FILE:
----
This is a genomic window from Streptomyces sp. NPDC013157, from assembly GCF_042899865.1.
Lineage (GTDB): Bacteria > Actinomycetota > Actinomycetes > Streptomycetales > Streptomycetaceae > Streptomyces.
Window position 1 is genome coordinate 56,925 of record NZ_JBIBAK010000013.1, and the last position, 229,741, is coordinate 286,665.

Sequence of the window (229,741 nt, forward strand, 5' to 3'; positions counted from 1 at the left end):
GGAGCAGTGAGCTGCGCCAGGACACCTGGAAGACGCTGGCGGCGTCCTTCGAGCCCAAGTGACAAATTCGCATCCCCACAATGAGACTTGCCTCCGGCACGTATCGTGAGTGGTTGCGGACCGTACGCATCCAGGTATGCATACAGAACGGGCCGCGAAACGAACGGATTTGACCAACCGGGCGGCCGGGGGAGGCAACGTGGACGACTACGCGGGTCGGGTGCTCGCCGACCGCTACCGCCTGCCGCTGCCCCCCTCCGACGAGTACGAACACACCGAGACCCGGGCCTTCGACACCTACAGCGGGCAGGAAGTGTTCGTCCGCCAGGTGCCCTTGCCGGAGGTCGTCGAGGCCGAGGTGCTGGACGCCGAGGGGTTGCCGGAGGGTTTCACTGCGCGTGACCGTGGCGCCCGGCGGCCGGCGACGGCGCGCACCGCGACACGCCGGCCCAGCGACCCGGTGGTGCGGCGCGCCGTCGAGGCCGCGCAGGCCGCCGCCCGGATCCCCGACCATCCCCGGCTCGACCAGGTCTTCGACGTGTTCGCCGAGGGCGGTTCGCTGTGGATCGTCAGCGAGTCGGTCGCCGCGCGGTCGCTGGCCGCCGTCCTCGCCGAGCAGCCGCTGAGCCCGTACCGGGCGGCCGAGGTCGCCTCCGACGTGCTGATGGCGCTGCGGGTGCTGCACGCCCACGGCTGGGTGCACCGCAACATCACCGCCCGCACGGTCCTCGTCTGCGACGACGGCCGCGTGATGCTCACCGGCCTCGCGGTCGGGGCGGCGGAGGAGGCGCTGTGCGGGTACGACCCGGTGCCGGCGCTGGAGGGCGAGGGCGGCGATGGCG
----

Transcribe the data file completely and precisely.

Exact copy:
This is a genomic window from Streptomyces sp. NPDC013157, from assembly GCF_042899865.1.
Lineage (GTDB): Bacteria > Actinomycetota > Actinomycetes > Streptomycetales > Streptomycetaceae > Streptomyces.
Window position 1 is genome coordinate 56,925 of record NZ_JBIBAK010000013.1, and the last position, 229,741, is coordinate 286,665.

Sequence of the window (229,741 nt, forward strand, 5' to 3'; positions counted from 1 at the left end):
GGAGCAGTGAGCTGCGCCAGGACACCTGGAAGACGCTGGCGGCGTCCTTCGAGCCCAAGTGACAAATTCGCATCCCCACAATGAGACTTGCCTCCGGCACGTATCGTGAGTGGTTGCGGACCGTACGCATCCAGGTATGCATACAGAACGGGCCGCGAAACGAACGGATTTGACCAACCGGGCGGCCGGGGGAGGCAACGTGGACGACTACGCGGGTCGGGTGCTCGCCGACCGCTACCGCCTGCCGCTGCCCCCCTCCGACGAGTACGAACACACCGAGACCCGGGCCTTCGACACCTACAGCGGGCAGGAAGTGTTCGTCCGCCAGGTGCCCTTGCCGGAGGTCGTCGAGGCCGAGGTGCTGGACGCCGAGGGGTTGCCGGAGGGTTTCACTGCGCGTGACCGTGGCGCCCGGCGGCCGGCGACGGCGCGCACCGCGACACGCCGGCCCAGCGACCCGGTGGTGCGGCGCGCCGTCGAGGCCGCGCAGGCCGCCGCCCGGATCCCCGACCATCCCCGGCTCGACCAGGTCTTCGACGTGTTCGCCGAGGGCGGTTCGCTGTGGATCGTCAGCGAGTCGGTCGCCGCGCGGTCGCTGGCCGCCGTCCTCGCCGAGCAGCCGCTGAGCCCGTACCGGGCGGCCGAGGTCGCCTCCGACGTGCTGATGGCGCTGCGGGTGCTGCACGCCCACGGCTGGGTGCACCGCAACATCACCGCCCGCACGGTCCTCGTCTGCGACGACGGCCGCGTGATGCTCACCGGCCTCGCGGTCGGGGCGGCGGAGGAGGCGCTGTGCGGGTACGACCCGGTGCCGGCGCTGGAGGGCGAGGGCGGCGATGGCG